A debt elimination strategy

Question: Our family of six is currently living in a home that is worth significantly less than the $227,000 we owe on the first mortgage and $35,000 that we owe on the second mortgage. The first mortgage (a refi from five years ago) is interest-only for the next 5 years, and then the remaining principal will be amortized over 20 years. We don't qualify for any type of mortgage modification through the bank or the government. The good news is that our income situation has recently improved and we have about $1000 each month after paying living expenses and credit minimums to apply to debt, savings and retirement. We are just not sure how to allocate this money. I was wondering if we might try to pay off a portion of the principal on the first mortgage ($350 per month for the next five years) and split the difference between reducing credit card debt (currently $27,000) and saving for emergencies/retirement. Any suggestions? Bonnie, Linden, VA

Answer: I love it when I hear that someone's finances have taken a turn for the better. It doesn't happen often in the current economy.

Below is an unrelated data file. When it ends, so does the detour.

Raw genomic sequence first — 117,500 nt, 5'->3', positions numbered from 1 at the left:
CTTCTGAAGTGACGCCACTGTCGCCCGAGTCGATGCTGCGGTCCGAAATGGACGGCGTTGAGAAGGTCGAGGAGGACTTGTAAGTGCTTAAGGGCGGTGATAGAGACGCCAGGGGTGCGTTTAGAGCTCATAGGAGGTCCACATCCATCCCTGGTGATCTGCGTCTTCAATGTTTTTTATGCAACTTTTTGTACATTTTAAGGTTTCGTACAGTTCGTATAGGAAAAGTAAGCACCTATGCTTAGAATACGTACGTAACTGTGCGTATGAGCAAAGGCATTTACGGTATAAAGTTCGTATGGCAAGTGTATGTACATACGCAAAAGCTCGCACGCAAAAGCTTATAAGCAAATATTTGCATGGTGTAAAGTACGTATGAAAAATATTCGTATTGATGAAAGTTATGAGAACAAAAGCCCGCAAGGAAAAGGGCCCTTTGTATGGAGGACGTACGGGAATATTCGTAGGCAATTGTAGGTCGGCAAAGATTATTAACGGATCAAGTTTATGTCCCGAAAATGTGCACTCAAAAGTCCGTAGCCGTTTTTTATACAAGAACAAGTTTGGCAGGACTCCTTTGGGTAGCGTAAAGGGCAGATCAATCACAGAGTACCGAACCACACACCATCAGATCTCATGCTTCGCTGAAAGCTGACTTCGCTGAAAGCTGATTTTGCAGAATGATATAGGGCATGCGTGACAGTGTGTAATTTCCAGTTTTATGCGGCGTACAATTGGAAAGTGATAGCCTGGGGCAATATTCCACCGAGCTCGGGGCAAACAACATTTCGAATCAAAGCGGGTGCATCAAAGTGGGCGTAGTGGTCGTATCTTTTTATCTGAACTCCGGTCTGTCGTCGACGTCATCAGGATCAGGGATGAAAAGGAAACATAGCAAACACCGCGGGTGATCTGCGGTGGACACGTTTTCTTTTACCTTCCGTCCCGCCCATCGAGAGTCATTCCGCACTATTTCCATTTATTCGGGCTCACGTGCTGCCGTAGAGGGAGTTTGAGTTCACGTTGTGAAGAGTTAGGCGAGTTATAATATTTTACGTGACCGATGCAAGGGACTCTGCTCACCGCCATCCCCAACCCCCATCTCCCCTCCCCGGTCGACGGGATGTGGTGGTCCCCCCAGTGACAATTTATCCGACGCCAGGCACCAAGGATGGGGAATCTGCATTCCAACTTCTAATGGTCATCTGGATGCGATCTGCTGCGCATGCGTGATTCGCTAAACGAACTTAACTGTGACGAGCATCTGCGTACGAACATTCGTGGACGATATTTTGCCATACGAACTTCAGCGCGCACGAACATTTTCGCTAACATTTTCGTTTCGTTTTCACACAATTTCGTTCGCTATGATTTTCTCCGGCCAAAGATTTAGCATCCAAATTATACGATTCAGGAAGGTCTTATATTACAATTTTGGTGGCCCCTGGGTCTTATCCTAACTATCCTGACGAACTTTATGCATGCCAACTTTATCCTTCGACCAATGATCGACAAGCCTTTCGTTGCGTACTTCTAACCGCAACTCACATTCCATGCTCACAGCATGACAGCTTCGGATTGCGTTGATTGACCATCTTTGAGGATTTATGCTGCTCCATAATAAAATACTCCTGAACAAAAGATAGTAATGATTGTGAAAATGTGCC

My reaction is that you have two short-term vulnerabilities with your debt: The credit cards and the second mortgage. I agree that you should build up your savings. But with the remaining extra money I would aggressively target the credit card debt. Focus on it.

It's your high interest rate debt. I would pay the minimum on your other debts and put the extra savings toward the credit card bill.

When you have eliminated the credit card debt I would go after the second mortgage. The risk of a home equity loan is that the loan will become increasingly expensive when interest rates start to climb (and that will happen someday). Let's get rid of that vulnerability.

You can play with the percentages, but what about one-third into savings and two-thirds into the credit card bill?

By the way, once you've built up savings and eliminated the credit card and the second mortgage you'll want to look at your mortgage and see if you can do better. Hopefully by then it will have gained back most (all?) of its value.

About the author

Chris Farrell is the economics editor of Marketplace Money.

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